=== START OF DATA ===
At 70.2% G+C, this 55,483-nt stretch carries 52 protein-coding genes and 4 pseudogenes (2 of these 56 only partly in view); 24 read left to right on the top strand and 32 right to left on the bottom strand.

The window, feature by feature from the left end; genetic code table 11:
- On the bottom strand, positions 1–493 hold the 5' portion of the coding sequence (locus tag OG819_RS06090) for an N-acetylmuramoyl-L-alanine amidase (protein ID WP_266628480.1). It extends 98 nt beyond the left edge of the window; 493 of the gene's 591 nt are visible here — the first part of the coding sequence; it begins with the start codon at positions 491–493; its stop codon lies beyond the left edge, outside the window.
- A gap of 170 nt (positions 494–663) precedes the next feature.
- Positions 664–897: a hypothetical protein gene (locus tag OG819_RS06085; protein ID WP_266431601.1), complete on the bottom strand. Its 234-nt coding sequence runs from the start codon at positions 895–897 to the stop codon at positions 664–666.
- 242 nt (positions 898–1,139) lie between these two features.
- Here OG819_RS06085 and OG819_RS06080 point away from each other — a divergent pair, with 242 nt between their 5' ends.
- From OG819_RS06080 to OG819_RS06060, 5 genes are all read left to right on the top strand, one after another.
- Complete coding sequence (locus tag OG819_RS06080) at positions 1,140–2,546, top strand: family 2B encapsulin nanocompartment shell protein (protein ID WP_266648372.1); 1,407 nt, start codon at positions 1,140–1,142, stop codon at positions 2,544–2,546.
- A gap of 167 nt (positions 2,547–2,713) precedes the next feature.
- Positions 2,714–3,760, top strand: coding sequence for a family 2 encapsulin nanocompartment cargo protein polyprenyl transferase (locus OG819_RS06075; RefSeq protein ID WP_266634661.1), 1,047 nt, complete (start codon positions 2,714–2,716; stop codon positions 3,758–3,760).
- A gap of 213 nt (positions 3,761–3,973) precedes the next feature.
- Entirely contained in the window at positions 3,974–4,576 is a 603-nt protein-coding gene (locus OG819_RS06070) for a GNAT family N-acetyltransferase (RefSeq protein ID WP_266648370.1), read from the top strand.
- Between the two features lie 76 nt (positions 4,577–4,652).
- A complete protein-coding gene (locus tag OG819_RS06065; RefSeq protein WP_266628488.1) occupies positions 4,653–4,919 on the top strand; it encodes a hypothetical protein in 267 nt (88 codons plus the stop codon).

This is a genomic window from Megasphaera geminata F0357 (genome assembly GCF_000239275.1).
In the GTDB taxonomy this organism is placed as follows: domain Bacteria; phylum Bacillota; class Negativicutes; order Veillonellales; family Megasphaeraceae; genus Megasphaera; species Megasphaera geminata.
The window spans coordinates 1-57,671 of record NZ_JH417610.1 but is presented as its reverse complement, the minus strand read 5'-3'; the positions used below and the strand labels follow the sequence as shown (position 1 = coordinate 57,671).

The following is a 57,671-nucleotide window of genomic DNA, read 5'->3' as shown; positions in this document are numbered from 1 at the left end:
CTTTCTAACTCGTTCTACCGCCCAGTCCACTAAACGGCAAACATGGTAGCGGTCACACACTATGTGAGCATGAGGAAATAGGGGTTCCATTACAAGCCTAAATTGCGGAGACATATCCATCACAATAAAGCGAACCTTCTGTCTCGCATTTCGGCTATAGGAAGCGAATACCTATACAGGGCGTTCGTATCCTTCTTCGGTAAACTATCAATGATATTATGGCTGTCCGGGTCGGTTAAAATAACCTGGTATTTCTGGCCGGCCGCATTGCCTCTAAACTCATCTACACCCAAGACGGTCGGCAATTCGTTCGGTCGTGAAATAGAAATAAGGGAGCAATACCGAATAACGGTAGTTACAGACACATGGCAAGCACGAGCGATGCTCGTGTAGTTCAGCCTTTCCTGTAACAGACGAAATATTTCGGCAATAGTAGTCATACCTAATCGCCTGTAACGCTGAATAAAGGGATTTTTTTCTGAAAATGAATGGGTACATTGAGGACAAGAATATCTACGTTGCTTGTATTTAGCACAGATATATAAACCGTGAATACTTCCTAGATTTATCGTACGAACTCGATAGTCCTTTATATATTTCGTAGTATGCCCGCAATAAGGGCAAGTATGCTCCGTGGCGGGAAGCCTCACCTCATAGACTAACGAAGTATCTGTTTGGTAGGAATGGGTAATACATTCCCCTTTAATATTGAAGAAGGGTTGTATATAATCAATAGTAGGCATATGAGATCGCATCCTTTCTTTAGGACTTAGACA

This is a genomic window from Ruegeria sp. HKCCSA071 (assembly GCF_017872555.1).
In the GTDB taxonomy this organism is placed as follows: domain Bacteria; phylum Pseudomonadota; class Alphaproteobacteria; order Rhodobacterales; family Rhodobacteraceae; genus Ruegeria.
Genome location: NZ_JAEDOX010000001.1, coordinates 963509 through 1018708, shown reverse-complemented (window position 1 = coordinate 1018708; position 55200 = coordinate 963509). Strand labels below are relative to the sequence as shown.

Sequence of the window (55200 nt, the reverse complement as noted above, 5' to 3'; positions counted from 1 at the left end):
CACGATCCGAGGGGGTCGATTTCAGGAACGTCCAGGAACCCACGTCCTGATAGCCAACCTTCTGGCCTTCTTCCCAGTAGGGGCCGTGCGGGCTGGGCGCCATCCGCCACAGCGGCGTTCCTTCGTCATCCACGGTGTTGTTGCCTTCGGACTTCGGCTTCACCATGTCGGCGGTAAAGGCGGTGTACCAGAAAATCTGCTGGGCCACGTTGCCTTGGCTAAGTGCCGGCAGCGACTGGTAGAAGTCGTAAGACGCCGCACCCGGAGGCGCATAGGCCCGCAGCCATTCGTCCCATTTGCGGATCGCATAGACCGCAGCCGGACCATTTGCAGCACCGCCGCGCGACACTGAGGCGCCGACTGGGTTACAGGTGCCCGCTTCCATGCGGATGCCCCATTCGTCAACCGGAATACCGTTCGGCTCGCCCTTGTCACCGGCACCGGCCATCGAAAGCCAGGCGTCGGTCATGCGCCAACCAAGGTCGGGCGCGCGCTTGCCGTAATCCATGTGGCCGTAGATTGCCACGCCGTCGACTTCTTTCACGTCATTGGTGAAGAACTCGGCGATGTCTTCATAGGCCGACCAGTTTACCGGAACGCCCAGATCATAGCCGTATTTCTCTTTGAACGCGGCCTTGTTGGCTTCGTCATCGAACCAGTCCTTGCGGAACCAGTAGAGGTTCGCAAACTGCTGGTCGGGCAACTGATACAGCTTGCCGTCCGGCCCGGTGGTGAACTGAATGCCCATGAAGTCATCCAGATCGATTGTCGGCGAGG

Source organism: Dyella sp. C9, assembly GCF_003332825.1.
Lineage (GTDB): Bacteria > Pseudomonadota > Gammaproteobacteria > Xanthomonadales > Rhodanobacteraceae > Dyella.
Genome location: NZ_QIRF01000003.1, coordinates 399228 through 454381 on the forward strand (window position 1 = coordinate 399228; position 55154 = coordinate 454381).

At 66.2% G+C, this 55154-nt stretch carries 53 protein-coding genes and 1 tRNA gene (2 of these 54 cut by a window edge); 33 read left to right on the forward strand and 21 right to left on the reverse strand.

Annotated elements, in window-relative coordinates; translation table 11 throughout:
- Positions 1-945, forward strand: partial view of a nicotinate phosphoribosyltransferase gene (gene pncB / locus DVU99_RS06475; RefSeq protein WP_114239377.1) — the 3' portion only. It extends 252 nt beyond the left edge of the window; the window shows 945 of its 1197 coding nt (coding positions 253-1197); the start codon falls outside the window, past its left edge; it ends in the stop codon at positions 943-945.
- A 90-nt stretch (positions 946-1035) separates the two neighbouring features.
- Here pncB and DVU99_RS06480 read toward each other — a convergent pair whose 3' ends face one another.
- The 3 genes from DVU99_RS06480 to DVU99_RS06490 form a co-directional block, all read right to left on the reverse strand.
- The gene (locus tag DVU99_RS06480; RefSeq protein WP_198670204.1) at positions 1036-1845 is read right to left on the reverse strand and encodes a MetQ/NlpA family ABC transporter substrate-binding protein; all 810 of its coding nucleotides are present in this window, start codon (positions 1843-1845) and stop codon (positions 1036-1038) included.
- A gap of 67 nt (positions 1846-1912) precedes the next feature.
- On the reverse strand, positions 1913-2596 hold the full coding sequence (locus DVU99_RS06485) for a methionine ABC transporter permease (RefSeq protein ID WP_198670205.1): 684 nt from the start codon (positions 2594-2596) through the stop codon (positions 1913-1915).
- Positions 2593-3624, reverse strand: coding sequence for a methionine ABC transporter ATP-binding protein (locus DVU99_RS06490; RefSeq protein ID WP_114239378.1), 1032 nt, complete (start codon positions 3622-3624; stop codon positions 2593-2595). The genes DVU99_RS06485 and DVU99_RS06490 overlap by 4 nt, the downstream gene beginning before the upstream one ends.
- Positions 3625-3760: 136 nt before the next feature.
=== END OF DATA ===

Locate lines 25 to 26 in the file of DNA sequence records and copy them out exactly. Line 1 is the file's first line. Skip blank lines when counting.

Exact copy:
CACGATCCGAGGGGGTCGATTTCAGGAACGTCCAGGAACCCACGTCCTGATAGCCAACCTTCTGGCCTTCTTCCCAGTAGGGGCCGTGCGGGCTGGGCGCCATCCGCCACAGCGGCGTTCCTTCGTCATCCACGGTGTTGTTGCCTTCGGACTTCGGCTTCACCATGTCGGCGGTAAAGGCGGTGTACCAGAAAATCTGCTGGGCCACGTTGCCTTGGCTAAGTGCCGGCAGCGACTGGTAGAAGTCGTAAGACGCCGCACCCGGAGGCGCATAGGCCCGCAGCCATTCGTCCCATTTGCGGATCGCATAGACCGCAGCCGGACCATTTGCAGCACCGCCGCGCGACACTGAGGCGCCGACTGGGTTACAGGTGCCCGCTTCCATGCGGATGCCCCATTCGTCAACCGGAATACCGTTCGGCTCGCCCTTGTCACCGGCACCGGCCATCGAAAGCCAGGCGTCGGTCATGCGCCAACCAAGGTCGGGCGCGCGCTTGCCGTAATCCATGTGGCCGTAGATTGCCACGCCGTCGACTTCTTTCACGTCATTGGTGAAGAACTCGGCGATGTCTTCATAGGCCGACCAGTTTACCGGAACGCCCAGATCATAGCCGTATTTCTCTTTGAACGCGGCCTTGTTGGCTTCGTCATCGAACCAGTCCTTGCGGAACCAGTAGAGGTTCGCAAACTGCTGGTCGGGCAACTGATACAGCTTGCCGTCCGGCCCGGTGGTGAACTGAATGCCCATGAAGTCATCCAGATCGATTGTCGGCGAGG

Source organism: Dyella sp. C9, assembly GCF_003332825.1.